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Exploring New Catalysts and Photomaterials


Chemistry professor Qing Ye wants to achieve fundamental innovations with boron-containing molecules. To this end, he has raised considerable funding, which also includes positions for PhD students.

Portrait picture of Professor Qing Ye
Qing Ye returned to the University of Würzburg as a chemistry professor at the beginning of 2022. He was here before as a student, PhD student and postdoc. (Image: Christoph Weiss / Universität Würzburg)

The basis for a new generation of chemical catalysts may be laid at Julius-Maximilians-Universität Würzburg (JMU). Here, Professor Qing Ye is investigating the molecule class of bisalkynyl boranes. "They have been little studied so far compared to other boranes," he says, "and I see great potential for fundamental innovations in them."

Apparently, the German Research Foundation (DFG) also sees this potential: It has granted the chemistry professor 415,000 euros for a project to study bisalkynyl boranes. With the money, Ye can fill two doctoral positions for three years. He is currently looking for interested PhD students.

Many years of Würzburg experience

Qing Ye was appointed Professor of Inorganic Molecular Chemistry at JMU at the beginning of 2022. He already knew Würzburg very well, having spent much of his academic career here.

In 2004, he came to the University of Würzburg from his home country China as a chemistry student. He obtained his diploma here, he did his doctorate here with Professor Holger Braunschweig and he did research here as a postdoc.

Qing Ye spent the year 2015 at the University of California at Berkeley on a DFG fellowship. He then came back to Würzburg with a DFG return fellowship. In 2017, he accepted a professorship at the Southern University of Science and Technology in Shenzhen (China). He researched and taught there for five years, then came back to JMU again.

Ligands for chemical catalysts

What exactly is it about the bisalkynyl boranes that the professor sees so much potential in?

The boron-containing molecules are suitable as components for catalysts. Most people first think of exhaust gas purification in cars. Chemists, on the other hand, understand catalysts as complex molecular structures that facilitate chemical reactions or even make them possible in the first place. The development of catalysts that contribute to making production in the chemical and pharmaceutical industry more sustainable is therefore highly desirable.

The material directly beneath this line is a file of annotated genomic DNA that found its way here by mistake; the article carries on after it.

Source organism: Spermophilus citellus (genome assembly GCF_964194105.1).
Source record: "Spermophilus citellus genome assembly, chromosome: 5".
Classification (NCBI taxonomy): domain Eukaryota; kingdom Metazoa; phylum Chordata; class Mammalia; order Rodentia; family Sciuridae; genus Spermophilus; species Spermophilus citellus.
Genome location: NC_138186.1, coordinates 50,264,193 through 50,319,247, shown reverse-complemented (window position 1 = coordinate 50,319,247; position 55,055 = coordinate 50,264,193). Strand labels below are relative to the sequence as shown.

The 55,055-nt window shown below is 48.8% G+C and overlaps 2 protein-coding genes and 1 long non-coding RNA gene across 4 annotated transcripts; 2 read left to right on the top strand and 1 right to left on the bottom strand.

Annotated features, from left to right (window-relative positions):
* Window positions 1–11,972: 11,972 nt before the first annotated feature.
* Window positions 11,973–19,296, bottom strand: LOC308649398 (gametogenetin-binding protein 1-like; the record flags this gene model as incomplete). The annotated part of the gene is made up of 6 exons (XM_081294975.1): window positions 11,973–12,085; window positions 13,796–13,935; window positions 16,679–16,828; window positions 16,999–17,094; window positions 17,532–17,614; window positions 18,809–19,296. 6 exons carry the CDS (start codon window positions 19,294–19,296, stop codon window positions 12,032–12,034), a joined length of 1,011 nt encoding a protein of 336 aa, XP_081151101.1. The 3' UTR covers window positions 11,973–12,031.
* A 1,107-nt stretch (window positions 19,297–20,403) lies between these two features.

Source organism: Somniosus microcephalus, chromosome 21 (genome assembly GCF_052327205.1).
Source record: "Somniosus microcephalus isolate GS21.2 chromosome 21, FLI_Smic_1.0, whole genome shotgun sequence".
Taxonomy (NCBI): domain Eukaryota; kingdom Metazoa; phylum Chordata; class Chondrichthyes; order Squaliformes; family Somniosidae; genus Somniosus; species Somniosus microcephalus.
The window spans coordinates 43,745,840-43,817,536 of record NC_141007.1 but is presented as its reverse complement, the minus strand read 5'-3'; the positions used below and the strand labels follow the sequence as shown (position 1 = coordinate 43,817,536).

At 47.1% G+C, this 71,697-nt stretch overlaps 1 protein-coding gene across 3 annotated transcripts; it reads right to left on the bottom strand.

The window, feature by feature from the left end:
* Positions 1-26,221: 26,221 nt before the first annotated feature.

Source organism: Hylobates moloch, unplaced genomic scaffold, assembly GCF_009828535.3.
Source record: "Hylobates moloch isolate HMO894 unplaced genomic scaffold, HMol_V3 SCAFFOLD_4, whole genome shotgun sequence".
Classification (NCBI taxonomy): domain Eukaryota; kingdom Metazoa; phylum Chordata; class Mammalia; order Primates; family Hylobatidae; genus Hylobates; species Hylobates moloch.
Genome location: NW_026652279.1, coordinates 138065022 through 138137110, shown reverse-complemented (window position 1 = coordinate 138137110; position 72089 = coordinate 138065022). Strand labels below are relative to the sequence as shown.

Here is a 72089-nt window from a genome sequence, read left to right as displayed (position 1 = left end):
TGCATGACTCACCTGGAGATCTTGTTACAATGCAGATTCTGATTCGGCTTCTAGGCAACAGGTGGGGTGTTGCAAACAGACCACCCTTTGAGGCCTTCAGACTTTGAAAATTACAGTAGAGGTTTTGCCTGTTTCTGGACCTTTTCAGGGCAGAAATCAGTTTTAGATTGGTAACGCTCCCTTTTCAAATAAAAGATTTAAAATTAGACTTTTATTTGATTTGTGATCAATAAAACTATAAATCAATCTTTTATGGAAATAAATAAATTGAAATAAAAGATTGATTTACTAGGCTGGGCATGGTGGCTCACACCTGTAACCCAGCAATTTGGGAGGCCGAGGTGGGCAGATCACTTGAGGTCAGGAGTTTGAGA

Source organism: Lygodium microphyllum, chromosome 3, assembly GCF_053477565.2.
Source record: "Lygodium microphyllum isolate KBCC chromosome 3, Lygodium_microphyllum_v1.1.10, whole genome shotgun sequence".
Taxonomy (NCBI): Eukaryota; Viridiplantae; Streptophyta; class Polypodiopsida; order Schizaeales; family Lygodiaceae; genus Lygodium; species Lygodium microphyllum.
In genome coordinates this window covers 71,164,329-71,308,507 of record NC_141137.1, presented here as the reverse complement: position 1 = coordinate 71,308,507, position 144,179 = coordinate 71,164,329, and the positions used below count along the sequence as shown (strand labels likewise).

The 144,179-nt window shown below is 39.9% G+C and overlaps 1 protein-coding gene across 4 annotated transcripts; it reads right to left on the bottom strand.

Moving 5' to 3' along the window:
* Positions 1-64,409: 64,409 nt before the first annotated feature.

Catalysts made of metal complexes and so-called ligands – these are small molecules that surround the metal atom – are often found in catalysis because they show high activity and selectivity. Qing Ye's team synthesises various bisalkynyl boranes and tests them for their suitability as ligands. To do this, the team is testing different metal-ligand combinations and then analysing their properties.

"Titanium and zirconium are often used as metal centres in catalysts. Together with them, the bisalkynyl boranes work well," says Professor Ye. The resulting complexes are stable, but also reactive enough to be considered for catalysis, he says.

Possible applications in optoelectronics

During his research, the chemist came across another interesting property of bisalkynyl boranes. "Some of them rearrange themselves after you connect them to a metal centre. We can detach them from the metal again and get novel structures with completely new properties in a relatively simple way."

Some of these new boron-containing molecules fluoresce strongly, and this makes them interesting for applications in optoelectronics. "If you wanted to synthesise these structures, which have virtually come into being on their own, through traditional methods, it would not be very easy," says the professor.

Another DFG project underway

Qing Ye has recently been granted another research project by the DFG, endowed with 240,000 euros. For this project, he can fill one doctoral position. It revolves around the synthesis and investigation of benzoborirenes. "This is a class of ring-shaped molecules with exceptionally high ring tension and a unique electron structure," he explains.


Prof. Dr. Qing Ye, Institute of Inorganic Chemistry, University of Würzburg, T +49 931 31-88611,


Additional images

By Robert Emmerich